Clear glass provides unobstructed views but also requires more attention to cleaning for the inevitable salt spray and dust that will collect over time.
Horizontal rails or verticals provide an open deck while still maintaining the required degree of safety and require less maintenance and cleaning. Stainless steel and aluminium are corrosion-resistant materials and require less attention to the surface finish when compared to galvanized steel which does require some form of high-quality corrosion protection paint system. Galvanised steel can allow more individual, custom design.
Where privacy or traffic noise is a concern, a solid balustrade may be preferable. This type of balustrade may be timber framed with cladding or masonry which is then rendered and painted.
Another option is to construct a solid balustrade to a certain height, usually mid-height (500mm above the deck floor) with a more open material above. This 50/50 arrangement provides the advantage of greater privacy from the street or neighbours with the ability to see over the solid portion of the balustrade to the views.
#4. Roof and weather protection
Usually, the deck is provided with a roof or pergola to provide some protection from the heat of the summer sun. Again, there are numerous options with the correct solution based around consideration of the orientation, the level of weather protection required and external appearance.
If only shade is required, a pergola can be constructed in various ways using timber or steel framing with louvres or closely spaced battens to provide shade. However, in most cases, owners are looking for year round use of the deck, so a high level of weather protection is required.
The main roof of a house may be extended out to provide cover to the deck or a separate deck roof may be constructed. The aesthetic expression of the house will determine which one of these two strategies is most appropriate for a particular situation.
When the deck is roofed the underside is normally lined (soffit lining). This ceiling can be formed with flat sheeting, timber boarding or a range of other materials depending on the desired appearance. The ceiling provides a finished appearance and more closely duplicates the interior of a house. The introduction of the ceiling allows the positioning of lights, sound speakers and possibly a ceiling fan.
There is a general tendency for the deck including the floor, the roof and the balustrade to be finished to a high standard so that the owners enjoy the same level of amenity externally as they do within the house itself.
The deck normally extends from the exterior of the house and is an opportunity to create an interesting three-dimensional element.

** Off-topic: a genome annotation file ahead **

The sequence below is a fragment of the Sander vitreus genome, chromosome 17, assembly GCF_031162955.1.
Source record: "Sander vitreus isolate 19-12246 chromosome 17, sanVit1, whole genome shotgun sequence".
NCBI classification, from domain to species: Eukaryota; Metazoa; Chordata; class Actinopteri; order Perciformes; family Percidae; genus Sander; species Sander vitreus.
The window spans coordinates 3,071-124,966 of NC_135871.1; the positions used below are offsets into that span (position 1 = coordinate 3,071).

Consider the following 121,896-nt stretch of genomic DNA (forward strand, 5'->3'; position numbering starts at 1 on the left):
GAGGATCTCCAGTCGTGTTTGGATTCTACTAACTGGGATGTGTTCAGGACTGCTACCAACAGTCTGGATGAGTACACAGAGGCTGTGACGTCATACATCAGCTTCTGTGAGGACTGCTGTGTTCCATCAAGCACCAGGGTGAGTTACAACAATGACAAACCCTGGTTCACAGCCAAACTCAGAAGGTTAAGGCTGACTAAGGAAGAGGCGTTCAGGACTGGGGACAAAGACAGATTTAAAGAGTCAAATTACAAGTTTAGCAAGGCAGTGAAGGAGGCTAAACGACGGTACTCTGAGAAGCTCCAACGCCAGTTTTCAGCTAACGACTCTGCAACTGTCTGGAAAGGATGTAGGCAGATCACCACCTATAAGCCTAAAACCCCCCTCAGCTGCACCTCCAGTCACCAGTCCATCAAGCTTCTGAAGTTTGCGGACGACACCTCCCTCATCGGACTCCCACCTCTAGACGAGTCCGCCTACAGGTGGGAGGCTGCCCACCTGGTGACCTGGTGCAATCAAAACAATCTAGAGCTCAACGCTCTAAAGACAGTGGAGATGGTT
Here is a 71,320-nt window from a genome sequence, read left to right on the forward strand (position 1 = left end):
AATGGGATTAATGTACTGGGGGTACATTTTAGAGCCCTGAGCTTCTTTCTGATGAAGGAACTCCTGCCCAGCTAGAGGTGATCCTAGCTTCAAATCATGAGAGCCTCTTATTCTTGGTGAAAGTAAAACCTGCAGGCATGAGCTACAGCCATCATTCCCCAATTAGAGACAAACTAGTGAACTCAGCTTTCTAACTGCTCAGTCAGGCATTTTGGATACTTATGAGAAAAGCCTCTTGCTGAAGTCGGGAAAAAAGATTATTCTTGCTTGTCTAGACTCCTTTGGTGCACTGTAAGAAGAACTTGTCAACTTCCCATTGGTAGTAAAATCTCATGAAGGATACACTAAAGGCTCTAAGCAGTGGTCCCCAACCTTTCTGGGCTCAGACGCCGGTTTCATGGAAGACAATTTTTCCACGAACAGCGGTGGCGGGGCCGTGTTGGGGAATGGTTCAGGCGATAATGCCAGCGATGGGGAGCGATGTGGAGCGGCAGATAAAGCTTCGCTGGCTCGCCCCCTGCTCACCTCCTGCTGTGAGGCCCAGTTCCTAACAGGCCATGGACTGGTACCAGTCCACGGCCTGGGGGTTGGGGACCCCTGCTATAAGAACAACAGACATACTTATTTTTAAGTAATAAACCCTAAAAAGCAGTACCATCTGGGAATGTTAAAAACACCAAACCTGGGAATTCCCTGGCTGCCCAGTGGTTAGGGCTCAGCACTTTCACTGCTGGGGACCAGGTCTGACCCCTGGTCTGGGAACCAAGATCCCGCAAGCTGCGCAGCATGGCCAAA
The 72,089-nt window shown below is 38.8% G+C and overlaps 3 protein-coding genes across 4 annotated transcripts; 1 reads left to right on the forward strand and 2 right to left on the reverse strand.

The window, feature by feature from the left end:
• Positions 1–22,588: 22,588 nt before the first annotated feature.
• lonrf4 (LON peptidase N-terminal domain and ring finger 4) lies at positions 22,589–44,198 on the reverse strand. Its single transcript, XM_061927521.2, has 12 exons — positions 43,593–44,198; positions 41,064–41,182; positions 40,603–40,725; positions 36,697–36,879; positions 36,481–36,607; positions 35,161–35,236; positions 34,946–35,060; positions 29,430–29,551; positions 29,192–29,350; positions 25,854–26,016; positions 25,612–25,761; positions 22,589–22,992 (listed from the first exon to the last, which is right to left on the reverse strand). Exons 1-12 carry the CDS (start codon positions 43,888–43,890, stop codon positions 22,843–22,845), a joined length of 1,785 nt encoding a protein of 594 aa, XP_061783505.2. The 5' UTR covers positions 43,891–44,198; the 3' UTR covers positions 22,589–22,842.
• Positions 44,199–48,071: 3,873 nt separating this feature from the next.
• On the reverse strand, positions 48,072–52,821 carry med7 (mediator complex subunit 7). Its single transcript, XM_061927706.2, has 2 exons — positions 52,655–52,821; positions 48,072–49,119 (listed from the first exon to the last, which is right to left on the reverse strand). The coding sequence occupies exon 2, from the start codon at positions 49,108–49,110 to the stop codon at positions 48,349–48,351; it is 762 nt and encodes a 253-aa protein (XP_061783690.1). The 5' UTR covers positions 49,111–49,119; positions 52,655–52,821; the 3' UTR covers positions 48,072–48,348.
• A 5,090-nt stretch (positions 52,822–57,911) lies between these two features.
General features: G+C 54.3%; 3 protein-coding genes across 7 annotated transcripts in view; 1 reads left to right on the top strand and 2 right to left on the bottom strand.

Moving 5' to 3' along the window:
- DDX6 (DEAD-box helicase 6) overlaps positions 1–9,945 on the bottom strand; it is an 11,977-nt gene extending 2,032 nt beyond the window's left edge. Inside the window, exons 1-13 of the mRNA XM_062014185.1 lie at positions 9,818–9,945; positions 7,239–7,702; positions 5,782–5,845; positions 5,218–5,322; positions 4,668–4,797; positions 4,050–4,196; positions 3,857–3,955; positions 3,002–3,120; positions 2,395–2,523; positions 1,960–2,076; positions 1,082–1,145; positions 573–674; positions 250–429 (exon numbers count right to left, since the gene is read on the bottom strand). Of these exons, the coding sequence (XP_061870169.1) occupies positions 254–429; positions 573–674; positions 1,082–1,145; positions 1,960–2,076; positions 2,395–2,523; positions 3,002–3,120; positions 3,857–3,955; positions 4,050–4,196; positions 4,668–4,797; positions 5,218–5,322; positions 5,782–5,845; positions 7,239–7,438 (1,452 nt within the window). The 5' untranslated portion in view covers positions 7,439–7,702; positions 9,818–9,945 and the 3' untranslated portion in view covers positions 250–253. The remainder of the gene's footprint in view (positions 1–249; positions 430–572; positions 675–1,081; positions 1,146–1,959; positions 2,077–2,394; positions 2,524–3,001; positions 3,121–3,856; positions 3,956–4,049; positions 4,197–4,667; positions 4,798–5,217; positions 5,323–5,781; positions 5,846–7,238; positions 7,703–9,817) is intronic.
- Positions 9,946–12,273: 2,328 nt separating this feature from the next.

Projecting from the main wall plane, the deck steps out from the house and can break up long, uninterrupted walls creating an opportunity for a unique expression and a critical element in the overall composition of the house.
A well-designed deck can add substantial visual appeal and value to a house and conversely a deck that has been poorly considered will detract enormously from the street appeal of a house.
As decks are normally located a storey above the ground, safety is an important issue, particularly for families with young children who have a habit of trying to climb any obstacle.
The Building Code of Australia provides rules on the height of balustrades and non-climbable construction to a certain height. The safety rules change for decks that are 4.0 metres or more above the ground, providing enhanced safety with this higher fall distance.
The safety requirements of the deck should be considered at the outset particularly with the decision on the balustrade to be employed.
As noted earlier, a deck is generally intended for year-round use and for outdoor dining. The services to be provided for the deck need to be considered before construction commences.
The services that will normally be given consideration include external power points, a gas outlet for the barbeque (town gas), a hose tap for cleaning, an outdoor kitchen complete with a sink, an external refrigerator, and perhaps storage for chair covers.
The inclusion of the services and their position needs to be given thought before the construction of the deck or in some cases the house, commences so that service lines can be incorporated within floors, walls or roofs as necessary.
With these key considerations in mind, you can build an outdoor living space to last a lifetime!
In the benign climate we enjoy in Australia, the use of external living areas makes perfect sense.
There is a recognition that a deck or outdoor living area can provide more living space, particularly on those occasions when the house is full with extended family and guests.
While a house may offer much comfort, there is no substitute on a pleasant day to sitting outside in the natural environment with a pleasant breeze with the closer contact with nature and peace of mind this can bring.